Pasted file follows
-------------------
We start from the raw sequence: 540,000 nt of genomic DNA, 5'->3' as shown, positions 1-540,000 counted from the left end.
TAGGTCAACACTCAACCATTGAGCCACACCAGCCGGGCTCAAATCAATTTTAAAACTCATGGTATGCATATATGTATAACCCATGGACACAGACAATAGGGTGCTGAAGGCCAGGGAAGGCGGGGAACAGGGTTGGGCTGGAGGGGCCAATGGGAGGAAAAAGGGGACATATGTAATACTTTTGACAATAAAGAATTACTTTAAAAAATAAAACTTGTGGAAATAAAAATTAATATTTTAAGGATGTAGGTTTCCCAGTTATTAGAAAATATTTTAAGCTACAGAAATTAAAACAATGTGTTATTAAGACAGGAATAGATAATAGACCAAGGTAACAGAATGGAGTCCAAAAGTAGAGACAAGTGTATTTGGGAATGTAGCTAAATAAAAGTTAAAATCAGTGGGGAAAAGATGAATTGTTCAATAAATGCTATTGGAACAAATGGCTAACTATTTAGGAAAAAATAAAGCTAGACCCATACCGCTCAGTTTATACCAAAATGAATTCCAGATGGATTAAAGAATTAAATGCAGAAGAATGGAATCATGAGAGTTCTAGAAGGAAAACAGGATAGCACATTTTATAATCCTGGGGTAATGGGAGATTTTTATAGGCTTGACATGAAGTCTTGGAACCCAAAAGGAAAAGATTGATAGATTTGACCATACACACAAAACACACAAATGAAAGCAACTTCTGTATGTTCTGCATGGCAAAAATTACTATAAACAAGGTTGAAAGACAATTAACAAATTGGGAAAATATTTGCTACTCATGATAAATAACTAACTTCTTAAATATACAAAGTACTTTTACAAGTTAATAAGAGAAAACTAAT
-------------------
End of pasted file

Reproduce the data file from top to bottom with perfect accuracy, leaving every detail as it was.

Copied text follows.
We start from the raw sequence: 540,000 nt of genomic DNA, 5'->3' as shown, positions 1-540,000 counted from the left end.
TAGGTCAACACTCAACCATTGAGCCACACCAGCCGGGCTCAAATCAATTTTAAAACTCATGGTATGCATATATGTATAACCCATGGACACAGACAATAGGGTGCTGAAGGCCAGGGAAGGCGGGGAACAGGGTTGGGCTGGAGGGGCCAATGGGAGGAAAAAGGGGACATATGTAATACTTTTGACAATAAAGAATTACTTTAAAAAATAAAACTTGTGGAAATAAAAATTAATATTTTAAGGATGTAGGTTTCCCAGTTATTAGAAAATATTTTAAGCTACAGAAATTAAAACAATGTGTTATTAAGACAGGAATAGATAATAGACCAAGGTAACAGAATGGAGTCCAAAAGTAGAGACAAGTGTATTTGGGAATGTAGCTAAATAAAAGTTAAAATCAGTGGGGAAAAGATGAATTGTTCAATAAATGCTATTGGAACAAATGGCTAACTATTTAGGAAAAAATAAAGCTAGACCCATACCGCTCAGTTTATACCAAAATGAATTCCAGATGGATTAAAGAATTAAATGCAGAAGAATGGAATCATGAGAGTTCTAGAAGGAAAACAGGATAGCACATTTTATAATCCTGGGGTAATGGGAGATTTTTATAGGCTTGACATGAAGTCTTGGAACCCAAAAGGAAAAGATTGATAGATTTGACCATACACACAAAACACACAAATGAAAGCAACTTCTGTATGTTCTGCATGGCAAAAATTACTATAAACAAGGTTGAAAGACAATTAACAAATTGGGAAAATATTTGCTACTCATGATAAATAACTAACTTCTTAAATATACAAAGTACTTTTACAAGTTAATAAGAGAAAACTAAT